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Pentagon Faces its own Debt Ceiling Crisis

Pentagon comptroller Robert Hale

Pentagon comptroller Robert Hale

If the debt ceiling is not raised there would be delays in paying salaries even to the military and recalled Pentagon employees, as well as meeting obligations to contractors—from shipyards to health care providers, the Pentagon comptroller warned Thursday.

Although the hearing of the House Armed Services Readiness Subcommittee had been called primarily to learn why the Department of Defense (DoD) did not recall all its workers, Robert Hale said the debt ceiling problem “is a very different kind of situation” from the one faced during the shutdown.

Payments “won’t be on time” and will come later and later if the ceiling is not raised, he said.

Committee members did not follow up on this question-and-answer moment. They returned to the original topic of the hearing and were given the department’s rationale not only as to who was not recalled but discovering other gaps in the Pay Our Military Act (POMA) as it affects workers back on the job, those waiting for the call, and large and small contractors who, for now, are accepting federal IOUs.

The House author of the act said it was “a deliberate decision” not to call back 7,000 DOD civilian employees and potentially add another 23,000—primarily in the Army Corps of Engineers civil works area—to the list of those furloughed.

Rep. Mike Coffman (R-Col.) said the law was clear and was passed before the partial shutdown that sent between 350,000 and 400,000 workers home on furlough, so the Pentagon had no reason to do what it did.

“We thought this was what you were going to do,” Rep. Randy Forbes (R-Va.) said about recalling the federal workers. “We gave you flexibility.” More than 95 percent of the civilian workforce is back on the job.

Hale said that after consulting with lawyers in the Pentagon and Justice Department “we concluded POMA did not say recall all civilians”—so workers in some areas of public affairs, legislative affairs and information staff remain on furlough.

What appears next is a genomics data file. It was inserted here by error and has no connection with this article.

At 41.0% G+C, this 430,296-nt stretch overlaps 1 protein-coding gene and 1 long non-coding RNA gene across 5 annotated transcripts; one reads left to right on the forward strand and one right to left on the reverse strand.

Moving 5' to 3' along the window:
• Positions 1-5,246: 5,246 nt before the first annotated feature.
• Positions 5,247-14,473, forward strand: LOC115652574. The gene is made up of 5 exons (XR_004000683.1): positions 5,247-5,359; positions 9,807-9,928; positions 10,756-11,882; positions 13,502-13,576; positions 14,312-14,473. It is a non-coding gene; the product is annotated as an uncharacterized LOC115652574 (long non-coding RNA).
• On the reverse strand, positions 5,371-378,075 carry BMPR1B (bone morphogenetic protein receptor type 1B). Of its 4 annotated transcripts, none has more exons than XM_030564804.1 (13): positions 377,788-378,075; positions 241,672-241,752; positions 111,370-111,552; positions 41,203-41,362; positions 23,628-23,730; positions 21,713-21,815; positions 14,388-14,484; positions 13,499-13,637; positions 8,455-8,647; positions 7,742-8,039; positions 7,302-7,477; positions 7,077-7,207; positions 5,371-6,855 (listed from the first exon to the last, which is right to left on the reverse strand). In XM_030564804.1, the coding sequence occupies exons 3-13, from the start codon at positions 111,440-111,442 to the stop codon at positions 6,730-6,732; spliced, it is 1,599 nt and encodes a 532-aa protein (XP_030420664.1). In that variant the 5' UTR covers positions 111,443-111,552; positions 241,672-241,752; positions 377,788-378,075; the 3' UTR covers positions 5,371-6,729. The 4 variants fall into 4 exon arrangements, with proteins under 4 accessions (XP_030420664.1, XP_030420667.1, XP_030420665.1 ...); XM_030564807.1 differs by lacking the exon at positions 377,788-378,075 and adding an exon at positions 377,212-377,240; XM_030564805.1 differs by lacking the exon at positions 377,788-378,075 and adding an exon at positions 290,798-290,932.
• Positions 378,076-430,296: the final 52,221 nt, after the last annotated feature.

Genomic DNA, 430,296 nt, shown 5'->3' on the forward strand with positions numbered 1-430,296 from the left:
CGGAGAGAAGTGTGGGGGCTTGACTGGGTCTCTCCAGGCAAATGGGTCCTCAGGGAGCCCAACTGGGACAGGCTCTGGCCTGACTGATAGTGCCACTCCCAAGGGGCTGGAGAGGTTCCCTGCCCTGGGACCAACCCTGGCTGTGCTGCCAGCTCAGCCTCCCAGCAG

Another group somewhat in that category—depending on the states’ agreements with the federal government and the decision of the adjutants general—is that of the dual-status technicians. In many cases, 75 percent of their pay comes from the federal government and 25 percent from the states, said Jessica Wright, a former Pennsylvania adjutant general who is awaiting Senate confirmation as assistant secretary for manpower and reserve affairs. She added that 90 percent of those dual-status employees are working. But “the federal government can only give the states an IOU” to pay the workers who maintain ranges, family support centers, and other programs.

Robert Taylor, the DOD’s principal deputy general counsel, said, “It’s hard to see how [civil works, such as bridges and dams] they are providing support to the military.”

The other workers facing furlough as the shutdown continues fall into that same category.

“It’s been difficult, time-consuming and hurtful,” Hale said. “At the moment, we don’t have plans to bring them back until the [shutdown] ends.”

Terming the bill “loosely worded,” he said it allowed the Pentagon to cover only its contractors’ pay and allowances, but not their profit margins or overhead. That includes the Fisher House Foundation, which has agreed to be the mechanism to pay the $100,000 death benefit to families of service members who have died since 1 October.

“We’re not sure how long our vendors are going to take our IOUs.” Right now, they are being compensated with Fiscal Year 2013 funds and will be paid after a spending bill is signed into law for excepted activities being conducted now, particularly in support of operations in Afghanistan. Hale said he was particularly concerned about smaller vendors.

Rep. Joe Courtney, (D-CT) said, “We’re running around with a garden hose” trying to put out thousands of fires. He said in his case he has been told about National Guard helicopters that have been repaired but cannot fly because fuel can’t be purchased, as well as more mundane issues such as toilet paper shortages at the Coast Guard Academy.

Hale said, “We might be able to keep the people” in depots, but “they may not be able to get parts.”

Wright said the department has about $300 million to cover contracted medical care and that will last about a week. Then those providers, too, will be asked to provide services and accept a federal IOU until a spending bill is passed.

Wright said as far she knew the services were not using military personnel to do jobs of furloughed civilians.

Hale and Wright said repeatedly that the morale of civilian employees had taken a beating this year—with the sequester furlough, the shutdown, and three years of pay freezes.

As to how those now back would be paid in mid-month, Hale said it would cover the days they were on the job. Like the workers still on furlough, they will not be paid for that time unless Congress approves that spending and the shutdown ends.

The payment could also come in a lump sum, meaning higher than routine withholding for federal and state taxes. “We haven’t focused yet on this yet,” Hale said.

Wright said the government is covering the furloughed employees’ health-care costs, as long as the money lasts.

Drill for guardsmen and reservists has been canceled unless tied to Afghanistan operations—for the most part. Similar restraints on training exist in the active component as well.

One Afghanistan program—Commanders Emergency Response Program—is on hold. The program allowed commanders to reimburse Afghans for deaths and damages. “This is a unique authority that expired after the appropriations bill lapsed,” Hale said.